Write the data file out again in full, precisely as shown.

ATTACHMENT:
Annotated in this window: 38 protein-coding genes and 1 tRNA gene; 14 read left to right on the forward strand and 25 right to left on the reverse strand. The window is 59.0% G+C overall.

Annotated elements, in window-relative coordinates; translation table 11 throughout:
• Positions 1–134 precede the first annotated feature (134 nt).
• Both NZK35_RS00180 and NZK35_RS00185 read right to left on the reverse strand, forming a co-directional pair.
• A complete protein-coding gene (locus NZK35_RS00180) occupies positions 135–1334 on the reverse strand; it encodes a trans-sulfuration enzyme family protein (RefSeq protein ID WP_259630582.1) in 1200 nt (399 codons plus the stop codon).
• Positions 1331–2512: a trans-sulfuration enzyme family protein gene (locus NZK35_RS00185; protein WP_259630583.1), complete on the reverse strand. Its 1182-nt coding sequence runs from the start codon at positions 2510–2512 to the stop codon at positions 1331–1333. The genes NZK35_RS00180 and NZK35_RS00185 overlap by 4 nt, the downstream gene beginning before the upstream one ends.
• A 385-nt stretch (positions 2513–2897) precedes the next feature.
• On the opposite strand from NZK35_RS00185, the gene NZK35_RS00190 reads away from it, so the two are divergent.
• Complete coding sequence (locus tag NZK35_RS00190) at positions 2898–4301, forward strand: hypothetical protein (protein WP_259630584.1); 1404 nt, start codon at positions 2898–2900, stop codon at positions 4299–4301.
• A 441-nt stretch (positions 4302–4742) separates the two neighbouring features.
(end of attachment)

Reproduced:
Annotated in this window: 38 protein-coding genes and 1 tRNA gene; 14 read left to right on the forward strand and 25 right to left on the reverse strand. The window is 59.0% G+C overall.

Annotated elements, in window-relative coordinates; translation table 11 throughout:
• Positions 1–134 precede the first annotated feature (134 nt).
• Both NZK35_RS00180 and NZK35_RS00185 read right to left on the reverse strand, forming a co-directional pair.
• A complete protein-coding gene (locus NZK35_RS00180) occupies positions 135–1334 on the reverse strand; it encodes a trans-sulfuration enzyme family protein (RefSeq protein ID WP_259630582.1) in 1200 nt (399 codons plus the stop codon).
• Positions 1331–2512: a trans-sulfuration enzyme family protein gene (locus NZK35_RS00185; protein WP_259630583.1), complete on the reverse strand. Its 1182-nt coding sequence runs from the start codon at positions 2510–2512 to the stop codon at positions 1331–1333. The genes NZK35_RS00180 and NZK35_RS00185 overlap by 4 nt, the downstream gene beginning before the upstream one ends.
• A 385-nt stretch (positions 2513–2897) precedes the next feature.
• On the opposite strand from NZK35_RS00185, the gene NZK35_RS00190 reads away from it, so the two are divergent.
• Complete coding sequence (locus tag NZK35_RS00190) at positions 2898–4301, forward strand: hypothetical protein (protein WP_259630584.1); 1404 nt, start codon at positions 2898–2900, stop codon at positions 4299–4301.
• A 441-nt stretch (positions 4302–4742) separates the two neighbouring features.